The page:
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Predicting comatose patients with acute stroke outcome using middle-latency somatosensory evoked potentials.
MedLine Citation:
PMID:  21317029     Owner:  NLM     Status:  Publisher    
OBJECTIVE: To evaluate the prognostic value of middle-latency somatosensory evoked potential (MLSEP) in comatose patients with acute severe supratentorial stroke, considering both unfavourable outcome and death. METHODS: Eighty-eight patients with acute severe supratentorial stroke underwent MLSEP, short-latency somatosensory evoked potential (SLSEP), Glasgow Coma Scale (GCS) and cerebral computed tomography (CCT) within 1week from onset. MLSEP and SLSEP were recorded in 25 normal controls. All patients were evaluated with two criteria of outcome as unfavourable outcome (modified Rankin Scale 4-6) and death 6months after onset. N60 of MLSEP predictive value was compared with N20 of SLSEP, GCS and CCT. RESULTS: Sixty-seven patients (76.1%) suffered from cerebral infarction; and 21 patients (23.9%) suffered from intracerebral haemorrhage. Seventy-one patients (80.7%) had unfavourable outcomes and 39 patients (44.3%) died. The peak latencies of MLSEP were prolonged and some waves of MLSEP were absent in stroke patients, and the proportion of absent waves in lesion-ipsilateral MLSEP was higher than in contralateral MLSEP. By using the prognostic authenticity analysis of predictors, the lesion-ipsilateral absence of N60 showed the highest sensitivity for unfavourable outcome (97.2%, confidence interval (CI): 89.3-99.5%) and death (100%, CI: 88.8-100%), which was superior to GCS, CCT and N20. Bilateral absence of N60 showed a high specificity of 100% for unfavourable outcome, which was as good as bilateral absence of N20. However, it showed a specificity of 89.8% (CI: 77.0-96.2%) for death, not as good as bilateral absence of N20 (98%, CI: 87.8-99.9%). The false positive rate of lesion-ipsilateral absence of N60 for unfavourable outcome and death was 12.7% (CI: 6.6-22.5%) and 50.6% (CI: 39.2-62.0%), respectively, and that of bilateral absence of N60 was 0 (CI: 0-12.3%) and 14.3% (CI: 5.4-31.0%), respectively. CONCLUSIONS: We confirm the high predictive value of MLSEP in severe stroke. MLSEP showed higher sensitivity than SLSEP for predicting unfavourable outcome and death. Combined MLSEP with SLSEP results produced even greater predictive value. SIGNIFICANCE: The combination of MLSEP and SLSEP would increase the sensitivity and maintain the high specificity not only for predicting outcome in coma after cardiopulmonary resuscitation but also after severe stroke.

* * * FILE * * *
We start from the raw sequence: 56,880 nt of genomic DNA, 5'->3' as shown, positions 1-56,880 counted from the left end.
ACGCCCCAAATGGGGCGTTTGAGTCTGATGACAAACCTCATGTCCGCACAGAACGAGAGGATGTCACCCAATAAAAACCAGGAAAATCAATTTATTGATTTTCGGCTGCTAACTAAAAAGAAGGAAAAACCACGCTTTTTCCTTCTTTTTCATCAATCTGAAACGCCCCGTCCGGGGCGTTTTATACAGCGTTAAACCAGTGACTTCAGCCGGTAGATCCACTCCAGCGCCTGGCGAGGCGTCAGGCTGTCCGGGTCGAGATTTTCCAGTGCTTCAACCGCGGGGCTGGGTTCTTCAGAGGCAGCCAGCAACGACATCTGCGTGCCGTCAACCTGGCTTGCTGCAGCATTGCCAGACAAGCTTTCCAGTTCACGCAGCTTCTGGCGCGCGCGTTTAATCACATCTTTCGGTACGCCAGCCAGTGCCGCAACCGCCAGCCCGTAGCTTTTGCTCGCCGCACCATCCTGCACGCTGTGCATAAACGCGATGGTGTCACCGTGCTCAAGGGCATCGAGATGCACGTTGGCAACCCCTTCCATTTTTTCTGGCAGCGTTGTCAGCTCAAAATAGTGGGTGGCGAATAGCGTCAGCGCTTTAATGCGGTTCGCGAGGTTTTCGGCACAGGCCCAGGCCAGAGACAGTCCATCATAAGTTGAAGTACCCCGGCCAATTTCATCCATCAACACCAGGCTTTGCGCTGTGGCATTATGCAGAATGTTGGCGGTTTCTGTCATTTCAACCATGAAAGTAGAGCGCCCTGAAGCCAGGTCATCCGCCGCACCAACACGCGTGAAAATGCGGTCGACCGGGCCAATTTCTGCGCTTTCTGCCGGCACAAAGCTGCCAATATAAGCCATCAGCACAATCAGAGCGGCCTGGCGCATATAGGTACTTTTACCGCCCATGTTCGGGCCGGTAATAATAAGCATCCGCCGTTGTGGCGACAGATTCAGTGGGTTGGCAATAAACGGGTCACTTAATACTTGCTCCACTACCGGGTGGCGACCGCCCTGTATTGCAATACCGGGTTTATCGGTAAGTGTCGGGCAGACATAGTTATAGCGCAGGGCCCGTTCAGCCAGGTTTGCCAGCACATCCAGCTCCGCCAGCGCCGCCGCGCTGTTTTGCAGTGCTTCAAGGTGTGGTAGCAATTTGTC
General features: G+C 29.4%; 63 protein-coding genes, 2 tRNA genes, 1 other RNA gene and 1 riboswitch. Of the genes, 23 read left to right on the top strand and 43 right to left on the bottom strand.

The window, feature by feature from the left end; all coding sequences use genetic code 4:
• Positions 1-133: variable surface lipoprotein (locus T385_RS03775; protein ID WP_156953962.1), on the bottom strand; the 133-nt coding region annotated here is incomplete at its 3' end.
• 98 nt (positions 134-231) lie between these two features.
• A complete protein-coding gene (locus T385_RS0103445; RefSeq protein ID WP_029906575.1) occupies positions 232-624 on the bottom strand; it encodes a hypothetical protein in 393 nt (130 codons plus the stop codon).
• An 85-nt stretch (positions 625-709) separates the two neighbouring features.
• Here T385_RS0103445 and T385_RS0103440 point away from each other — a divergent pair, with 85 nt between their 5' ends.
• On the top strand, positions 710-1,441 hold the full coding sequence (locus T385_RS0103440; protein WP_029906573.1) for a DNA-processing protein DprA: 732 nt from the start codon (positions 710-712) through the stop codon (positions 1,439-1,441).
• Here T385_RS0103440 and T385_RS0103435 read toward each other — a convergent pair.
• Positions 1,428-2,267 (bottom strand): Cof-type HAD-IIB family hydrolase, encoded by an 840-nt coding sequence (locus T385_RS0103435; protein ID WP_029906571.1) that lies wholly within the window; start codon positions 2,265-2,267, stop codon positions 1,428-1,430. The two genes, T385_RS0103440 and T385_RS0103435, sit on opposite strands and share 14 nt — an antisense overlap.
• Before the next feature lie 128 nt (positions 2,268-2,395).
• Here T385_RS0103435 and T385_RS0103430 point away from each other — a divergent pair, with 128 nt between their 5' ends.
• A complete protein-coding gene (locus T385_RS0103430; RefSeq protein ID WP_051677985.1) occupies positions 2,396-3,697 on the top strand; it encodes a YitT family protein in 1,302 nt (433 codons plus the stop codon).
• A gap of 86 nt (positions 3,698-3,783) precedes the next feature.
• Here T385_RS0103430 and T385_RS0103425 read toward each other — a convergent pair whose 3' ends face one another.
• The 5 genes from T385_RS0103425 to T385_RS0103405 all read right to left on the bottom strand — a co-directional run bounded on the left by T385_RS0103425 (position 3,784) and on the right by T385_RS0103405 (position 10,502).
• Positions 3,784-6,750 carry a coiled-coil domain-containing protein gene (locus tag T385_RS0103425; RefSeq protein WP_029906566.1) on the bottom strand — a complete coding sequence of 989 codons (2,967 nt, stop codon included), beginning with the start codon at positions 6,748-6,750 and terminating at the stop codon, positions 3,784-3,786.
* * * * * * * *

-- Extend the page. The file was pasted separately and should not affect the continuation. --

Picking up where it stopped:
Yan Zhang; Ying Ying Su; Hong Ye; Shu Ying Xiao; Wei Bi Chen; Jing Wei Zhao
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Publication Detail:
Type:  JOURNAL ARTICLE     Date:  2011-2-11
Journal Detail:
Title:  Clinical neurophysiology : official journal of the International Federation of Clinical Neurophysiology     Volume:  -     ISSN:  1872-8952     ISO Abbreviation:  -     Publication Date:  2011 Feb 
Date Detail:
Created Date:  2011-2-14     Completed Date:  -     Revised Date:  -    
Medline Journal Info:
Nlm Unique ID:  100883319     Medline TA:  Clin Neurophysiol     Country:  -    
Other Details:
Languages:  ENG     Pagination:  -     Citation Subset:  -    
Copyright Information:
Copyright © 2011. Published by Elsevier Ireland Ltd.
Department of Neurology, Xuanwu Hospital of Capital Medical University, Beijing 100053, China.
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